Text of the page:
You’ve heard all about it, and now you want to do it too: watch TV on your computer. But does your computer — and more importantly, your internet connection — have what it takes to make this an enjoyable experience for you? Let’s take a look at the basics of watching TV on your computer so you can get started the right way.
Speed, speed, speed
The first thing to take into consideration before even thinking about trying to watch TV on your computer is your internet connection speed. Slower speeds that are usually experienced with dial-up services, satellite internet, and some DSL services will not work for a streaming video.
While some services claim to be able to stream video with a connection as slow as 300Kbps, it’s not highly recommended. This will result in buffering of the video, which will cause hiccups and delays while your computer loads portions of the video into its memory. For a baseline requirement, you should consider 1.0Mbps the minimum for video streaming, although faster connections will allow better quality video such as 1080 HD without any hiccups or delays. If you’re unsure of your connection speed, ask your ISP, or check it yourself at Speedtest.net.
What your computer can handle
The next thing to look at is your computer itself. Processing streaming video requires a certain amount of raw CPU power, RAM, and video card oomph to connect all the dots. If you’ve got an older computer (which is anything over 2 years old these days), you will want to check your system specifications to make sure it’s up to the task.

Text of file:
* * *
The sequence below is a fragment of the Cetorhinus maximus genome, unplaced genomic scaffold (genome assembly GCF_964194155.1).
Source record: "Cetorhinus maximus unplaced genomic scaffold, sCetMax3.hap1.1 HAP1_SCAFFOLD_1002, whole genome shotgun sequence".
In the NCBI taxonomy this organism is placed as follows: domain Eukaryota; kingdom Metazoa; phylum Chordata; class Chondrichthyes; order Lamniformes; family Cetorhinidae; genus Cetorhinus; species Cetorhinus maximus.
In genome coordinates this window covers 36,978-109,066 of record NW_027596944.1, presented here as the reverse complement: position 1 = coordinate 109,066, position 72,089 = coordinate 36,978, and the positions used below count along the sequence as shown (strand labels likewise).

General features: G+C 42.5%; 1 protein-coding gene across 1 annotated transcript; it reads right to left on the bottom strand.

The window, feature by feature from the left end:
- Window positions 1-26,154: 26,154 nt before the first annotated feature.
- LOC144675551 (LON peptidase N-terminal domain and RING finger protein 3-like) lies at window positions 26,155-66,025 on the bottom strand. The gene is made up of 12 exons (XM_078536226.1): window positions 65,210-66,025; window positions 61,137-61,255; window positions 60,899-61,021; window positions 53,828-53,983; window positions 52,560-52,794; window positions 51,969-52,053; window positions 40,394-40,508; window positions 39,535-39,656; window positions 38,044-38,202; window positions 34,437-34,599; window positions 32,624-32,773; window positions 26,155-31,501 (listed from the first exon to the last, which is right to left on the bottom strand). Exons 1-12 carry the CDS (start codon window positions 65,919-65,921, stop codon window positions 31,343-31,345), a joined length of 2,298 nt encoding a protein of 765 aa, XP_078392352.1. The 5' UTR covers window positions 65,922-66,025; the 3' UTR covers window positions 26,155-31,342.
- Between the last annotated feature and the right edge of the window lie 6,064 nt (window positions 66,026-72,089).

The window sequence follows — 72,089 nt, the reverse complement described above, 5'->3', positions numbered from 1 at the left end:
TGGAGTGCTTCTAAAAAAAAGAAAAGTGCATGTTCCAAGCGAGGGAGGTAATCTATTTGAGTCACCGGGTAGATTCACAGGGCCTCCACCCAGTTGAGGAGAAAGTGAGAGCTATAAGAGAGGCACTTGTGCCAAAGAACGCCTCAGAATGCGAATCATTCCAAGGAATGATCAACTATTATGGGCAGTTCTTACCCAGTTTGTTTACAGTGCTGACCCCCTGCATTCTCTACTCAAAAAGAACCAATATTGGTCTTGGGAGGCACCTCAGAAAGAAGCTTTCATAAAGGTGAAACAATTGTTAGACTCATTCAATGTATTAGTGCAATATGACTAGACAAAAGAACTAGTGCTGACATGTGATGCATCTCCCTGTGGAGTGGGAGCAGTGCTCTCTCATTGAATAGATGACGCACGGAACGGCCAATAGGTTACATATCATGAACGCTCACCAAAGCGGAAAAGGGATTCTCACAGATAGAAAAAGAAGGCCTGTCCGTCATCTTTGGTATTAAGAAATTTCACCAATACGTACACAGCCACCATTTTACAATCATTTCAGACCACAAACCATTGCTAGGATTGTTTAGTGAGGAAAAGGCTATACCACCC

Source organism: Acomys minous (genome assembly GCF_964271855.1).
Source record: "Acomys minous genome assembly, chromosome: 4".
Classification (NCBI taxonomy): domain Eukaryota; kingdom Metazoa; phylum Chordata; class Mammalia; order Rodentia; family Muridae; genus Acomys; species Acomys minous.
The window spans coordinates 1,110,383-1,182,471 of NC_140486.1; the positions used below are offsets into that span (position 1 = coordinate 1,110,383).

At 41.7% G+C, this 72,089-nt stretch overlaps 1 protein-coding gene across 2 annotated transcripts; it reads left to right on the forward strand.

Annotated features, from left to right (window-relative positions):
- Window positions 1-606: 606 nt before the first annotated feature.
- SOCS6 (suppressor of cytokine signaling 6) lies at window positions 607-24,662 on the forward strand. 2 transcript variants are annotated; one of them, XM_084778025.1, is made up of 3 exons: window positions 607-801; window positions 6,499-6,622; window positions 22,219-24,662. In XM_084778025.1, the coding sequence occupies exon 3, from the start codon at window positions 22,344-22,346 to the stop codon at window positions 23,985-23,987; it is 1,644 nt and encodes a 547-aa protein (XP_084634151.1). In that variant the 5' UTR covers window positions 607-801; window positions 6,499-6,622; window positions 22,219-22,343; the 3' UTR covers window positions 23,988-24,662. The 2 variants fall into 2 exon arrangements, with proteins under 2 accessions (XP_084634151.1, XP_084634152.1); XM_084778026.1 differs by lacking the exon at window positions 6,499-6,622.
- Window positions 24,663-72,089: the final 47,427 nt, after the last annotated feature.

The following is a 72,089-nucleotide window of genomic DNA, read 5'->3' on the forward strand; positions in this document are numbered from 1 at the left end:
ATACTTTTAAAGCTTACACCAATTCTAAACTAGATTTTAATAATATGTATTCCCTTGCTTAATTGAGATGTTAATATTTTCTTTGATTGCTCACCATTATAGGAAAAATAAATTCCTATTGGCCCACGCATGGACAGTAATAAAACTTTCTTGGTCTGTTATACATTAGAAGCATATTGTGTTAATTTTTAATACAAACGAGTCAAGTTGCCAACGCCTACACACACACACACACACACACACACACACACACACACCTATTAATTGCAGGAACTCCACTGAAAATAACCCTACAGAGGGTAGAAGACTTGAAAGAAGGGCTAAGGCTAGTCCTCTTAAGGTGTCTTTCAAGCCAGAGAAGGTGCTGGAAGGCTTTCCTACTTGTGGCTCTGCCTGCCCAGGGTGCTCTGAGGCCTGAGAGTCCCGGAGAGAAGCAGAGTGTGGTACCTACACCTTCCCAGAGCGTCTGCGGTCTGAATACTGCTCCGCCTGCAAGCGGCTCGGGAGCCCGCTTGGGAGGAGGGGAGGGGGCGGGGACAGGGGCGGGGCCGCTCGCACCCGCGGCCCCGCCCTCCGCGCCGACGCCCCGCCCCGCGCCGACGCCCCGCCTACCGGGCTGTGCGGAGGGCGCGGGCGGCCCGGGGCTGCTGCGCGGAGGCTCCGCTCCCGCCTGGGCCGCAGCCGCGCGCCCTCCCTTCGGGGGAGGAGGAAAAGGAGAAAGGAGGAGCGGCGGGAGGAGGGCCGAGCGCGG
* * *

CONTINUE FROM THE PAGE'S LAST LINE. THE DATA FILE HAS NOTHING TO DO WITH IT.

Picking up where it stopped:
Most modern CPUs are capable of handling streaming video at high rates of speed, depending on the quality of the video. The higher quality video, the better system you will need. This is usually more of an issue with notebook PCs rather than desktop systems. The minimum CPU speed you should look for should be 1.0GHz or higher, with 2.0GHz highly recommended. Anything less will be a hindrance to your internet TV viewing experience.
System RAM is another important component that can impact streaming video performance. Even the most basic computer system on the market today comes with at least 512MB of RAM. However, this will probably not be enough for smooth video streaming from the internet. You’ll want to have at least 1GB or more of system RAM, preferably with an addition 1MB or more of dedicated video RAM as well. Many video cards come with this, but if your system is just out of the box without any upgrades, your standard on-board video will probably not carry this option.
A picture is worth
Finally, there is the monitor. What good is having streaming internet TV if you’ve got an old, clunky 14″ CRT monitor, right? Flat panel LED monitors have come down in price drastically in the past few years, to the point that there is no reason you shouldn’t have one. Shop your options, but definitely get a monitor that will support the highest quality video output your computer system offers.
Many services are available, such as the two aforementioned pay services, but there are free options as well. Hulu has a free option with limited access to current shows. YouTube also features some shows and movies. ABC and CBS have their own websites dedicated to streaming TV shows online.
The bottom line is that if you take the time to make sure you’ve got a good connection and the right equipment, you can watch TV on your computer using the internet. Once you’re connected, there’s a wonderful experience awaiting you in online TV.